Mike Nesmith became famous through his work with The Monkees, however, that doesn’t mean he enjoyed every facet of his experience with the band. For example, issues relating to The Monkees’ music once caused him to punch a wall. Here’s the story behind this incident.
How successful were The Monkees in the beginning?
In their book Psychedelic Bubble Gum, Bobby Hart and Glenn Ballantyne say The Monkees were the “largest money-making project for the giant Screen Gems organization.” They revealed Screen Gems retained “the lion’s share of the royalties, allotting a small agreed-on percentage to the group.” They added “According to their contracts, when they toured, even when they were selling out large arenas, each Monkee still received only his regular weekly salary of $400. Adding insult to injury, when the second album was released, most of the group had never heard most of the music on it.”
Mike Nesmith tries to take control of The Monkees’ music
Don Kirshner was in creative control of The Monkees’ music. He had placated the band members upset over this by allowing them to record whatever they wanted at the studio – never expecting anything to come of their productions. However, Nesmith wanted to wrestle control away from Kirshner and was able to get Peter Tork on his bandwagon. Hart and Ballantyne state “The two musicians who had become actors now had to convince the two actors who had become musicians to get on board” with their thinking.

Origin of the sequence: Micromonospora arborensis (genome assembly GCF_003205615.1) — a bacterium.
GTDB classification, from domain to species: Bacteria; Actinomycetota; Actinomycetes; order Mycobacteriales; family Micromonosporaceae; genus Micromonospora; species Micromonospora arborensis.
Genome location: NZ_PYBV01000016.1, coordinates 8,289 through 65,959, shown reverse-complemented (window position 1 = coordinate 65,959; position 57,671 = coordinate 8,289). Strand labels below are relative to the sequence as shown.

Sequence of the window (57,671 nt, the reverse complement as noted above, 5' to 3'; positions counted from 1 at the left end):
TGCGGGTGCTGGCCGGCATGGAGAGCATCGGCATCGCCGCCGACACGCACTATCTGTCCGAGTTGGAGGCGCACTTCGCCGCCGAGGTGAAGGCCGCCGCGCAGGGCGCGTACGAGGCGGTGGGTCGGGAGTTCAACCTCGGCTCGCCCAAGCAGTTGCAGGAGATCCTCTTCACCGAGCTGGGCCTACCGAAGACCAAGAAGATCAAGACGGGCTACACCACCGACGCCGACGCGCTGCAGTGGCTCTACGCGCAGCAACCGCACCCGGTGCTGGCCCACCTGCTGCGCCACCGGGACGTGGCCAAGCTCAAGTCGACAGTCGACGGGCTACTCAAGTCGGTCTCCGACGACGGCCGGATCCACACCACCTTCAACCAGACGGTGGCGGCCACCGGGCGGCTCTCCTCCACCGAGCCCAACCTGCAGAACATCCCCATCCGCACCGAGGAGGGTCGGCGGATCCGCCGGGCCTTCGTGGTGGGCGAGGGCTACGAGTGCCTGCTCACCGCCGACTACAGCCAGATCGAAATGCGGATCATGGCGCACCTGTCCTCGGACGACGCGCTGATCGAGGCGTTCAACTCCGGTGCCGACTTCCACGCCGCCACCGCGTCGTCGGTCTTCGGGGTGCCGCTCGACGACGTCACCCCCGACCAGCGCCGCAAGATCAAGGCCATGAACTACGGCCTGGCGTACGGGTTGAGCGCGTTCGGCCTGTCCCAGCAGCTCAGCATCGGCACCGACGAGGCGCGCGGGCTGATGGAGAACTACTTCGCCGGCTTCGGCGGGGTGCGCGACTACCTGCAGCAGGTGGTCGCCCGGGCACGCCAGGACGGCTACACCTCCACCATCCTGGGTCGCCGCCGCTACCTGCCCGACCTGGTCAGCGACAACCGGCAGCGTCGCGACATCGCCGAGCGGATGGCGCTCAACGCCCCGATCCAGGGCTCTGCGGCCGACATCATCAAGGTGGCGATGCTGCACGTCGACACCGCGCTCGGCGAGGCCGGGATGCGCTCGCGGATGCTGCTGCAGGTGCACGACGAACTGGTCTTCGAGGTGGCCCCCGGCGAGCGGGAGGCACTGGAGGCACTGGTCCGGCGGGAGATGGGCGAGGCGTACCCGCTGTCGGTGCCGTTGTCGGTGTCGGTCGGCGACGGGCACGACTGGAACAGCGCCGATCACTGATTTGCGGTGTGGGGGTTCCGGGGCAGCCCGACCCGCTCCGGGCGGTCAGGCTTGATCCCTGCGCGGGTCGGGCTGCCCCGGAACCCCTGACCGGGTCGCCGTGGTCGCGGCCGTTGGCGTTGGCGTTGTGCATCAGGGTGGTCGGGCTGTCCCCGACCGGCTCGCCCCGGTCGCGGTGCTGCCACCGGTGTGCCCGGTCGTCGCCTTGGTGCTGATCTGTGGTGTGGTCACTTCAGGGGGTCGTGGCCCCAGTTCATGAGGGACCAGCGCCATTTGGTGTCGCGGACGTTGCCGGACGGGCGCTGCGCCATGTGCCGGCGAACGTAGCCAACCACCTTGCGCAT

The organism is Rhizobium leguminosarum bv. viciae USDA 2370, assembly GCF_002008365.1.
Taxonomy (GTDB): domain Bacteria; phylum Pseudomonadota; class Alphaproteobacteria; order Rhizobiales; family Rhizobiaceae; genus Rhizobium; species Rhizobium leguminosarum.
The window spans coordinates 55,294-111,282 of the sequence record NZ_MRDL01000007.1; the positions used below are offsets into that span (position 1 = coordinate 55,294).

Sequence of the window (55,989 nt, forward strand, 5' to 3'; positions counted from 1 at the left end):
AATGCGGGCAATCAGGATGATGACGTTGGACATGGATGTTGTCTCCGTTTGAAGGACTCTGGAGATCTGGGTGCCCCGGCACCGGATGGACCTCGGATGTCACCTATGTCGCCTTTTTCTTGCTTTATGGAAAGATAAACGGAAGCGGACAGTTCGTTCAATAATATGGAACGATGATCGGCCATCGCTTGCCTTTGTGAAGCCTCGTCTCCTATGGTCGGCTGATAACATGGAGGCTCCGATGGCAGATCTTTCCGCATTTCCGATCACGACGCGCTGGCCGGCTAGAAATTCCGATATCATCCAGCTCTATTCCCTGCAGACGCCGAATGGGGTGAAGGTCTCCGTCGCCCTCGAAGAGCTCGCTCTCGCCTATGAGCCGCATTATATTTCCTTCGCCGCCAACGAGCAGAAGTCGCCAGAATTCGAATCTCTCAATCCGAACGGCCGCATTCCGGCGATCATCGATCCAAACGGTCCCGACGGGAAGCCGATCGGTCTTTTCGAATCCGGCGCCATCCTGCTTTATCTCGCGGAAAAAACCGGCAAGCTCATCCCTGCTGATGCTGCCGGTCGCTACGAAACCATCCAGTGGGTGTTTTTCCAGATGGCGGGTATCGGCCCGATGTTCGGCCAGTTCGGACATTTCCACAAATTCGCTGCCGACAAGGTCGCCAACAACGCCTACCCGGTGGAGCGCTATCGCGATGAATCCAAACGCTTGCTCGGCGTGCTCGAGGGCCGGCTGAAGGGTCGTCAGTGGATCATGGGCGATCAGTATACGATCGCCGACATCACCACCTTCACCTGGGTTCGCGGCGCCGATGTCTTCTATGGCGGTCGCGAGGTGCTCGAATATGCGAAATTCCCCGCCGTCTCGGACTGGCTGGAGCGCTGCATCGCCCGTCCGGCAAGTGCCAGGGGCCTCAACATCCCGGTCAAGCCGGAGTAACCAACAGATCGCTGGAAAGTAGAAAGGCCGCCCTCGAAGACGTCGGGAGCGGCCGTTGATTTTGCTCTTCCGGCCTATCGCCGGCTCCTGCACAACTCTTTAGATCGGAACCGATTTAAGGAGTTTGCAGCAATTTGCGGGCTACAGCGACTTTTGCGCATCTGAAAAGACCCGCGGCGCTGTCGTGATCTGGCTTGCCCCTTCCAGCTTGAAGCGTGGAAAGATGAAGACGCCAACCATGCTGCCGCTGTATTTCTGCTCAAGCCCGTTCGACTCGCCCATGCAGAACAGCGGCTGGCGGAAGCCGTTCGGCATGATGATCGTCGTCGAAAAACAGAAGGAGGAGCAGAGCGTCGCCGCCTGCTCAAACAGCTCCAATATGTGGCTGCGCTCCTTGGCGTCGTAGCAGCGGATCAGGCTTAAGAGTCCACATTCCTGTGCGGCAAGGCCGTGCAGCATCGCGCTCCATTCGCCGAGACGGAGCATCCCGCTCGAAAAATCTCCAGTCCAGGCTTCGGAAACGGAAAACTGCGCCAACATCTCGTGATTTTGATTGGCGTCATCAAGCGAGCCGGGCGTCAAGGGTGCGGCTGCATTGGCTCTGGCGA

Kirshner hoped to calm the brewing storm by holding a celebration of The Monkees’ success at the Beverly Hills Hotel. “There he hoped to brighten their collective mood by handing each member of the group a royalty check for nearly a quarter of a million dollars,” Hart and Glenn Ballantyne recalled. “Their reaction was not what Kirshner had expected.”
The Monkees’ Mike Nesmith punched through a wall and said he could’ve punched this person’s face instead
Nesmith, as the spokesman for the band, relayed the group’s dissatisfaction surrounding the “recording process” with Kirshner. The response from Kirshner was a reminder ”that contractually he had no say in the matter.” Then, Nesmith exploded. “Making a point with his arm instead, Nesmith put his fist through the wall of Kirshner’s hotel room, punctuating his physical blow with a verbal explosion aimed at Donnie, ‘That could’ve been your face,” Hart and Ballantyne recalled.
After this contentious meeting, The Monkees were able to convince Bert Schneider, the TV producer, that group recordings should at least be on the B sides of their singles. Schneider agreed to this request. But Kirshner did not honor Schneider’s agreement on The Monkees’ next single. This led to Kirshner being “unceremoniously relieved of his duties.”
How successful was The Monkees’ music?
This raises an interesting question – just how successful were The Monkees? The Monkees released 17 albums that charted on the Billboard 200. Five of them hit the top 10 and four took the No. 1 spot – The Monkees, More of the Monkees, Headquarters, and Pisces, Aquarius, Capricorn, and Jones Ltd. Whether they were in control of their music and finances or not, The Monkees clearly resonated with the public.